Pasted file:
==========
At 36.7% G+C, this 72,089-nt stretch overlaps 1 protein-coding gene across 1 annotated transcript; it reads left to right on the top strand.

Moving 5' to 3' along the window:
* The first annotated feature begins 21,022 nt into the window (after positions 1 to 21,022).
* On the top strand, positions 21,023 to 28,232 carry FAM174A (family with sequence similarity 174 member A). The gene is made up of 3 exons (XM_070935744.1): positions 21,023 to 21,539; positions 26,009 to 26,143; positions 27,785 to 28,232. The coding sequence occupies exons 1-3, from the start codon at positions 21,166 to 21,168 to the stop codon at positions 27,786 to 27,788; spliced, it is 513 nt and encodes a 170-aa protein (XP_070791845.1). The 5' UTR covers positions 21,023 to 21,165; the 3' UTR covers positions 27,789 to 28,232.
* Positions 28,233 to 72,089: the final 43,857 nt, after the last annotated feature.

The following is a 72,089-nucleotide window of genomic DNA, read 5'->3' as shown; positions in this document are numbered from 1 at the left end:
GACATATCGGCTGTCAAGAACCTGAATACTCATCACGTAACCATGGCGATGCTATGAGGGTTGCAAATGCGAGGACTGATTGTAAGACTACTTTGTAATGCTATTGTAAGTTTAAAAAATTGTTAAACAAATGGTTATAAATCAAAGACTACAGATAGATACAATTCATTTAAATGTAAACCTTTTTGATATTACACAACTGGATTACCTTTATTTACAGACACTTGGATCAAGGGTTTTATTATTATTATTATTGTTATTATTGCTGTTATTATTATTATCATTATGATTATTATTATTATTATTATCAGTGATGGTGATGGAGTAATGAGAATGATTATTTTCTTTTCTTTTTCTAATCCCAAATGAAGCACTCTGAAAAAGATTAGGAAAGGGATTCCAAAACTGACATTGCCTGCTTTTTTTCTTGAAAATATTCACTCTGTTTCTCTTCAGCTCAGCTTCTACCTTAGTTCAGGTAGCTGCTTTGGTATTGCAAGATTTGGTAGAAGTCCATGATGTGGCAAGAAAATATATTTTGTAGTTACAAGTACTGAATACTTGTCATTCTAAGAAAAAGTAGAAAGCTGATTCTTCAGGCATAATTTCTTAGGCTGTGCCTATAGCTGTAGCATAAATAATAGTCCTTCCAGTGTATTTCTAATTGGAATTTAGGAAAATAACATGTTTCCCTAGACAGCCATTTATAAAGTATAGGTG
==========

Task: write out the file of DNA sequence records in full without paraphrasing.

At 36.7% G+C, this 72,089-nt stretch overlaps 1 protein-coding gene across 1 annotated transcript; it reads left to right on the top strand.

Moving 5' to 3' along the window:
* The first annotated feature begins 21,022 nt into the window (after positions 1 to 21,022).
* On the top strand, positions 21,023 to 28,232 carry FAM174A (family with sequence similarity 174 member A). The gene is made up of 3 exons (XM_070935744.1): positions 21,023 to 21,539; positions 26,009 to 26,143; positions 27,785 to 28,232. The coding sequence occupies exons 1-3, from the start codon at positions 21,166 to 21,168 to the stop codon at positions 27,786 to 27,788; spliced, it is 513 nt and encodes a 170-aa protein (XP_070791845.1). The 5' UTR covers positions 21,023 to 21,165; the 3' UTR covers positions 27,789 to 28,232.
* Positions 28,233 to 72,089: the final 43,857 nt, after the last annotated feature.

The following is a 72,089-nucleotide window of genomic DNA, read 5'->3' as shown; positions in this document are numbered from 1 at the left end:
GACATATCGGCTGTCAAGAACCTGAATACTCATCACGTAACCATGGCGATGCTATGAGGGTTGCAAATGCGAGGACTGATTGTAAGACTACTTTGTAATGCTATTGTAAGTTTAAAAAATTGTTAAACAAATGGTTATAAATCAAAGACTACAGATAGATACAATTCATTTAAATGTAAACCTTTTTGATATTACACAACTGGATTACCTTTATTTACAGACACTTGGATCAAGGGTTTTATTATTATTATTATTGTTATTATTGCTGTTATTATTATTATCATTATGATTATTATTATTATTATTATCAGTGATGGTGATGGAGTAATGAGAATGATTATTTTCTTTTCTTTTTCTAATCCCAAATGAAGCACTCTGAAAAAGATTAGGAAAGGGATTCCAAAACTGACATTGCCTGCTTTTTTTCTTGAAAATATTCACTCTGTTTCTCTTCAGCTCAGCTTCTACCTTAGTTCAGGTAGCTGCTTTGGTATTGCAAGATTTGGTAGAAGTCCATGATGTGGCAAGAAAATATATTTTGTAGTTACAAGTACTGAATACTTGTCATTCTAAGAAAAAGTAGAAAGCTGATTCTTCAGGCATAATTTCTTAGGCTGTGCCTATAGCTGTAGCATAAATAATAGTCCTTCCAGTGTATTTCTAATTGGAATTTAGGAAAATAACATGTTTCCCTAGACAGCCATTTATAAAGTATAGGTG